When Warrnambool's Catherine Lourey decided it was time to move to the Northern Territory she thought that meant she would have to quit her job.
But one thing the COVID-19 pandemic has shown employers is that staff don't always have to work in the office, nor even in the same town as their workplace.
So instead of arriving in Darwin with her partner and both of them having to look for work in the middle of a worldwide pandemic, Ms Lourey has been able to keep her Warrnambool job at Westvic Staffing Solutions and do it from the other side of the country.
Last week Miss Lourey and her partner arrived in Darwin for two weeks of hotel quarantine.
They will get out on October 21 - a week or so before NT has promised to open the borders to regional Victoria and remove the need to quarantine.
Miss Lourey said that without COVID, the option of keeping her accounting job and moving to the other side of the country probably wouldn't have been considered.
"It's probably one good thing that has come out of COVID," she said.
"We're very lucky."
Miss Lourey said the idea to move to the Northern Territory was always part of the couple's five-year plan, and the couple had even bought a house up there a few years ago.
But in June - two years into their five-year plan - the couple decided it was time to make the move.
In August she resigned from her job.
"With the relationships I've developed with the managers in the last few months I felt like I was going to disappoint them," she said.
"I was very grateful that Dean (Luciani) came up with this idea and made it work ... 99.5 per cent of my work is on the computer, so it was quite easy to just pack up and take everything with me."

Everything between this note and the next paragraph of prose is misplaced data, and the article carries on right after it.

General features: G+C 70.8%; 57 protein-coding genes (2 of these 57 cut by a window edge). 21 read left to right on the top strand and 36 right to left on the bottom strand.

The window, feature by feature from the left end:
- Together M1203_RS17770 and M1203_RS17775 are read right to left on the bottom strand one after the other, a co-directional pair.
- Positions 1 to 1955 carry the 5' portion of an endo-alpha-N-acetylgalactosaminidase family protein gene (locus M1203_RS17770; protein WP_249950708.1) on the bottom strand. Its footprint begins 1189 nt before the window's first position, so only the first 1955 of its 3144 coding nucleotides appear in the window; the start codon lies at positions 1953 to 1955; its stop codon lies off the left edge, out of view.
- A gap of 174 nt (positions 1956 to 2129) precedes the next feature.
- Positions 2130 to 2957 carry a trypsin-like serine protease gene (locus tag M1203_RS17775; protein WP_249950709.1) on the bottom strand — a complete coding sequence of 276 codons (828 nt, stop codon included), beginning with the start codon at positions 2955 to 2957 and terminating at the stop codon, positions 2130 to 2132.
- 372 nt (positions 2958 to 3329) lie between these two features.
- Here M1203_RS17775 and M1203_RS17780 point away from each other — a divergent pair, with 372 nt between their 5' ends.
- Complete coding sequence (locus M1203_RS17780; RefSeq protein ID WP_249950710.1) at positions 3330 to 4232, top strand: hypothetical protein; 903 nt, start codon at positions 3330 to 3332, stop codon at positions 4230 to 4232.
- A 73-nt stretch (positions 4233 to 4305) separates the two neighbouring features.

Westvic CEO Dean Luciani said Miss Lourey was an important part of the business and had been making a big contribution for about five years.
"From my point of view it's a win-win. Good staff are the heart that makes any business beat," he said.
"If you can do the job just as effectively from a remote location - what's the difference between Timboon and Darwin.
"If we've learnt anything out of COVID, it's that change is constant. We're not going to be successful in the current environment if we use old thinking."
Mr Luciani said the pandemic had opened businesses to new thinking and new concepts.
He said being in the employment market, working remotely had also opened up new possibilities when it came to filling the region's skills shortages.
He said it could also work in reverse with new community members moving to the region while still working remotely in their Melbourne-based jobs.
Our COVID-19 news articles relating to public health and safety are free for anyone to access. However, we depend on subscription revenue to support our journalism. If you are able, please subscribe here. If you are already a subscriber, thank you for your support.